The Dark Is Rising

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AuthorSusan Cooper
SeriesThe Dark Is Rising Sequence
Publication date
AwardsNewbery Honor
Preceded byOver Sea, Under Stone 
Followed byGreenwitch 

The Dark Is Rising is a 1973 children's fantasy novel by Susan Cooper. The second in The Dark Is Rising Sequence, the book won a Newbery Honor. It has been described as a "folkloric tale of an English boy caught in a battle between light and dark".[1]


Will Stanton begins to have strange and magical experiences on his 11th birthday, which is at the winter solstice – a few days before Christmas. He discovers he is one of a group of an ancient magical people called the Old Ones, who are guardians and warriors for "the Light" (i.e. good), who are waging a centuries-long battle against the forces of "the Dark" (i.e. evil), whose evil power is rising. To fight back the Dark, the Old Ones need to find and reclaim four magical talismans (called "Things of Power") for the Light. The first of these is the "Circle of Signs" (a set of magical objects in the form of circles divided into four sections by a cross). Will is quested to collect all the Signs, so that the completed Circle can be used to ward off the forces of the Dark.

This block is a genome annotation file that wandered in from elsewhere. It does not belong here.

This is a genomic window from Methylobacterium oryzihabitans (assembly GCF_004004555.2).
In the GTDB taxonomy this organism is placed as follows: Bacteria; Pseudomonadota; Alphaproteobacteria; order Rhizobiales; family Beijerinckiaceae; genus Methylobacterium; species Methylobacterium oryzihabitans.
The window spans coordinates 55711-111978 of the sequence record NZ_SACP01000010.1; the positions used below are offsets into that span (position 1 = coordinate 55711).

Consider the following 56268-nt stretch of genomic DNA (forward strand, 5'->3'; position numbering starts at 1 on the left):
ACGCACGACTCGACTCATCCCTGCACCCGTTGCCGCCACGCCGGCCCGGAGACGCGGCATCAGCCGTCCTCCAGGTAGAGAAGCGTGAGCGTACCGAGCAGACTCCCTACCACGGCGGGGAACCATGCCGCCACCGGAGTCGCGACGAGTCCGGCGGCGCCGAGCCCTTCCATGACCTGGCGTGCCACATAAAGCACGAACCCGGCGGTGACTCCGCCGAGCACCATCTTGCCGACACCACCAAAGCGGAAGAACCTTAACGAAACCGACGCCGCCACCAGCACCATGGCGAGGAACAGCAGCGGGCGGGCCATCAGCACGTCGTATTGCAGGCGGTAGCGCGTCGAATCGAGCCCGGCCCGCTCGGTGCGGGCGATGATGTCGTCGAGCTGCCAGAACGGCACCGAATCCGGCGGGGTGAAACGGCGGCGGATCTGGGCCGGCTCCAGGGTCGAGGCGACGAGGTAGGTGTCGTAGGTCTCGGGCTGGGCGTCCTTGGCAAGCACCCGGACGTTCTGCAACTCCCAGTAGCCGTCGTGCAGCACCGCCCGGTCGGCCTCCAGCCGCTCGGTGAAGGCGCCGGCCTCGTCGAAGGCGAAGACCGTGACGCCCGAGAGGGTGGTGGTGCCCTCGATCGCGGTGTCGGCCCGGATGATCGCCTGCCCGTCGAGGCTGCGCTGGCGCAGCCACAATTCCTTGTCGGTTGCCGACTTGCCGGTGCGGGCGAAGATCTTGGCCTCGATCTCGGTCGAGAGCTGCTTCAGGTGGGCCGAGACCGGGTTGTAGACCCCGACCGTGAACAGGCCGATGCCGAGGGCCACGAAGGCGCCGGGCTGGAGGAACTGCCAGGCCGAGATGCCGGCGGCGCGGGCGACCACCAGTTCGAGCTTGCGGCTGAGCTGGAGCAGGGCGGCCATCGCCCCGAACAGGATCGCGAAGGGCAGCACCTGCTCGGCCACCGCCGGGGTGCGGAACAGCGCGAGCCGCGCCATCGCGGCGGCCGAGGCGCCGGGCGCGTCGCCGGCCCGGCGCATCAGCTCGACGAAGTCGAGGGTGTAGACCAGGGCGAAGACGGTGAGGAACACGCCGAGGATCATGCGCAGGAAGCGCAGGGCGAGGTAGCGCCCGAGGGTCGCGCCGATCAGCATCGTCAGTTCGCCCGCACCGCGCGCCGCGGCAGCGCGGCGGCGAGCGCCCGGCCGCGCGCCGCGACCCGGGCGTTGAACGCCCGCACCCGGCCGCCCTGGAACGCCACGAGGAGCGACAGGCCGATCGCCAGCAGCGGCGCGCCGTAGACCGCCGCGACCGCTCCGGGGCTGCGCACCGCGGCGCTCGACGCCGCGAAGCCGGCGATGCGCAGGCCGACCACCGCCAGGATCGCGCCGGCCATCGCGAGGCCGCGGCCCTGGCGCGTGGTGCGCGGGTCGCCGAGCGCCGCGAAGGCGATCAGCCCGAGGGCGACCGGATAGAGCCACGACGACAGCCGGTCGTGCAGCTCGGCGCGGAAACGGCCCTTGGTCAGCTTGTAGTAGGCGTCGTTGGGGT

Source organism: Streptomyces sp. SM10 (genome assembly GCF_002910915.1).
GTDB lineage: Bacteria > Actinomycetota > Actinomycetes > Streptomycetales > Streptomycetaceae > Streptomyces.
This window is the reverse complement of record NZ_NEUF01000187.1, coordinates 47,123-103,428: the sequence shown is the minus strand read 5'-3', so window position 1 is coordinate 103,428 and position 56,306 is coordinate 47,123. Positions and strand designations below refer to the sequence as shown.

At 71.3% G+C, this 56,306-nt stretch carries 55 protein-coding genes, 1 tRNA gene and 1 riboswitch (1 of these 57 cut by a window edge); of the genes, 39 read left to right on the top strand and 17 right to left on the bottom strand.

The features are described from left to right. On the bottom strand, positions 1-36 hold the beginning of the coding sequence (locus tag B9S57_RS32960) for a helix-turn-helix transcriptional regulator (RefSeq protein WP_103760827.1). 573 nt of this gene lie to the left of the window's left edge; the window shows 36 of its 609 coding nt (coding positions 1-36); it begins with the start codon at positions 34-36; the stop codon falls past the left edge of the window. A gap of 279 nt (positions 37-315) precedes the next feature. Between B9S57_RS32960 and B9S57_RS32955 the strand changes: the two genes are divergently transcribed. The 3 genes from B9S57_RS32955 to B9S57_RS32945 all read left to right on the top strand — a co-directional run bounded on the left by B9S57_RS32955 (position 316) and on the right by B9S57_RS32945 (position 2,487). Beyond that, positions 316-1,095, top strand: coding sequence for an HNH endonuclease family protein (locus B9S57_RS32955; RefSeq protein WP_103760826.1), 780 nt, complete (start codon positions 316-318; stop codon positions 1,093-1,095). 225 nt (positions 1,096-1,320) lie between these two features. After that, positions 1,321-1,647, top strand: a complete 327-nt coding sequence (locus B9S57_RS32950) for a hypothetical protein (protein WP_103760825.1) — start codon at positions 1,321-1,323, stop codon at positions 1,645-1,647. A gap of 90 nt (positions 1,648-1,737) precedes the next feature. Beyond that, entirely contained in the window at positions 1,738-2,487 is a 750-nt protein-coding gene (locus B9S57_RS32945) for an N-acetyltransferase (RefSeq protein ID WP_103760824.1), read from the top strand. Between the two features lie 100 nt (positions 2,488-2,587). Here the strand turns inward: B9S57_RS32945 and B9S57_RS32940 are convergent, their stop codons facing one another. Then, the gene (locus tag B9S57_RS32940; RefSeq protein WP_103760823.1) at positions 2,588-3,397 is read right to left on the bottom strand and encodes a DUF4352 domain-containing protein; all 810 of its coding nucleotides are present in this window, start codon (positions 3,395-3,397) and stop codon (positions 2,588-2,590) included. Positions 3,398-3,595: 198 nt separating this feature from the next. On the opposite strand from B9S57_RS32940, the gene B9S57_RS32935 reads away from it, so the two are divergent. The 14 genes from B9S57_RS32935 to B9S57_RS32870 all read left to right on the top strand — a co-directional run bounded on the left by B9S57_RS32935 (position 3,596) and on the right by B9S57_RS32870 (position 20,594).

This book introduces Will Stanton, a protagonist in The Dark Is Rising Sequence, and features elements of British folklore that are especially associated with the Thames Valley, with Herne the Hunter making an appearance.

Reception, awards, and impact[edit]

The Dark Is Rising Sequence was an American Library Association Newbery Honor Book in 1974.[2] Based on a 2007 online poll, the U.S. National Education Association named it one of "Teachers' Top 100 Books for Children".[3] In 2012 it was ranked number 22 among all-time children's novels in a survey published by School Library Journal, a monthly with primarily U.S. audience.[4]

A film version, The Seeker, was released in 2007. Critical reception to the film was very poor.[5]

The BBC ran a radio adaptation commencing in 2022, an adaptation with some use of more modern idiom.[6]

See also[edit]


  1. ^ Macfarlane, Robert (3 December 2022). "Midwinter magic: Robert Macfarlane on the enduring power of The Dark Is Rising". The Guardian.
  2. ^ "Newbery Medal and Honor Books, 1922–Present". ALSC. ALA. Retrieved 2012-03-15.
  3. ^ National Education Association (2007). "Teachers' Top 100 Books for Children". Retrieved 19 August 2012.
  4. ^ Bird, Elizabeth (7 July 2012). "Top 100 Chapter Book Poll Results". A Fuse #8 Production. Blog. School Library Journal ( Retrieved 19 August 2012.
  5. ^ "The Seeker: The Dark is Rising". Rotten Tomatoes.
  6. ^ Darcy, Jane (19 December 2022). "The Dark is Rising – BBC Sounds/ Theatre Complicité". The Reviews Hub. Retrieved 26 December 2022.

External links[edit]